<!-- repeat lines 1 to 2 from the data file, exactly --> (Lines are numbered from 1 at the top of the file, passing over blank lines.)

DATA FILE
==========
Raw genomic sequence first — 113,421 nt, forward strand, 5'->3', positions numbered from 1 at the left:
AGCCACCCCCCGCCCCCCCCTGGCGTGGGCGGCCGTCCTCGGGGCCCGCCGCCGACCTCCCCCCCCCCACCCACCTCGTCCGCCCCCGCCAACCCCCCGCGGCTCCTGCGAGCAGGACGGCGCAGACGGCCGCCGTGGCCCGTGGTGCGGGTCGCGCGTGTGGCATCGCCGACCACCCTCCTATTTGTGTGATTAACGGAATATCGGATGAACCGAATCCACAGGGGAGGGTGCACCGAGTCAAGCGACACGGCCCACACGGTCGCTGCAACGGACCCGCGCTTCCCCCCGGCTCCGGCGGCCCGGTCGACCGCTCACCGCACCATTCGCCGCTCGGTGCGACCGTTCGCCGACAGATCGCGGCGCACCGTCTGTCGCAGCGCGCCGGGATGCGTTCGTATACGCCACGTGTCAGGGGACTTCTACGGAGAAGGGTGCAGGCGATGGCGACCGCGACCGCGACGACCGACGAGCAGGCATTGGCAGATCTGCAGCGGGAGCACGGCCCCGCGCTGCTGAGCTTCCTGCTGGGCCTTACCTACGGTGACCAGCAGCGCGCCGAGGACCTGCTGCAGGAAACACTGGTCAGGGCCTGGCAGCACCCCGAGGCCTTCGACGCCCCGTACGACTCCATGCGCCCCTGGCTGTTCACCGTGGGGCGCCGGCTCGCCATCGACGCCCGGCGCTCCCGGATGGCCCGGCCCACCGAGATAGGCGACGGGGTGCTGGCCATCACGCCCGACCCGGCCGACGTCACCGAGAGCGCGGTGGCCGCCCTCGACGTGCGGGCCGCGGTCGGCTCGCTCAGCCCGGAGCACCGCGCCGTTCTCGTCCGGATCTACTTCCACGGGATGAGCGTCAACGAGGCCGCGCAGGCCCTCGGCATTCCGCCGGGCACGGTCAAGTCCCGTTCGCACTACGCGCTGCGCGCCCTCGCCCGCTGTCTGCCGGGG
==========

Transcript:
Raw genomic sequence first — 113,421 nt, forward strand, 5'->3', positions numbered from 1 at the left:
AGCCACCCCCCGCCCCCCCCTGGCGTGGGCGGCCGTCCTCGGGGCCCGCCGCCGACCTCCCCCCCCCCACCCACCTCGTCCGCCCCCGCCAACCCCCCGCGGCTCCTGCGAGCAGGACGGCGCAGACGGCCGCCGTGGCCCGTGGTGCGGGTCGCGCGTGTGGCATCGCCGACCACCCTCCTATTTGTGTGATTAACGGAATATCGGATGAACCGAATCCACAGGGGAGGGTGCACCGAGTCAAGCGACACGGCCCACACGGTCGCTGCAACGGACCCGCGCTTCCCCCCGGCTCCGGCGGCCCGGTCGACCGCTCACCGCACCATTCGCCGCTCGGTGCGACCGTTCGCCGACAGATCGCGGCGCACCGTCTGTCGCAGCGCGCCGGGATGCGTTCGTATACGCCACGTGTCAGGGGACTTCTACGGAGAAGGGTGCAGGCGATGGCGACCGCGACCGCGACGACCGACGAGCAGGCATTGGCAGATCTGCAGCGGGAGCACGGCCCCGCGCTGCTGAGCTTCCTGCTGGGCCTTACCTACGGTGACCAGCAGCGCGCCGAGGACCTGCTGCAGGAAACACTGGTCAGGGCCTGGCAGCACCCCGAGGCCTTCGACGCCCCGTACGACTCCATGCGCCCCTGGCTGTTCACCGTGGGGCGCCGGCTCGCCATCGACGCCCGGCGCTCCCGGATGGCCCGGCCCACCGAGATAGGCGACGGGGTGCTGGCCATCACGCCCGACCCGGCCGACGTCACCGAGAGCGCGGTGGCCGCCCTCGACGTGCGGGCCGCGGTCGGCTCGCTCAGCCCGGAGCACCGCGCCGTTCTCGTCCGGATCTACTTCCACGGGATGAGCGTCAACGAGGCCGCGCAGGCCCTCGGCATTCCGCCGGGCACGGTCAAGTCCCGTTCGCACTACGCGCTGCGCGCCCTCGCCCGCTGTCTGCCGGGG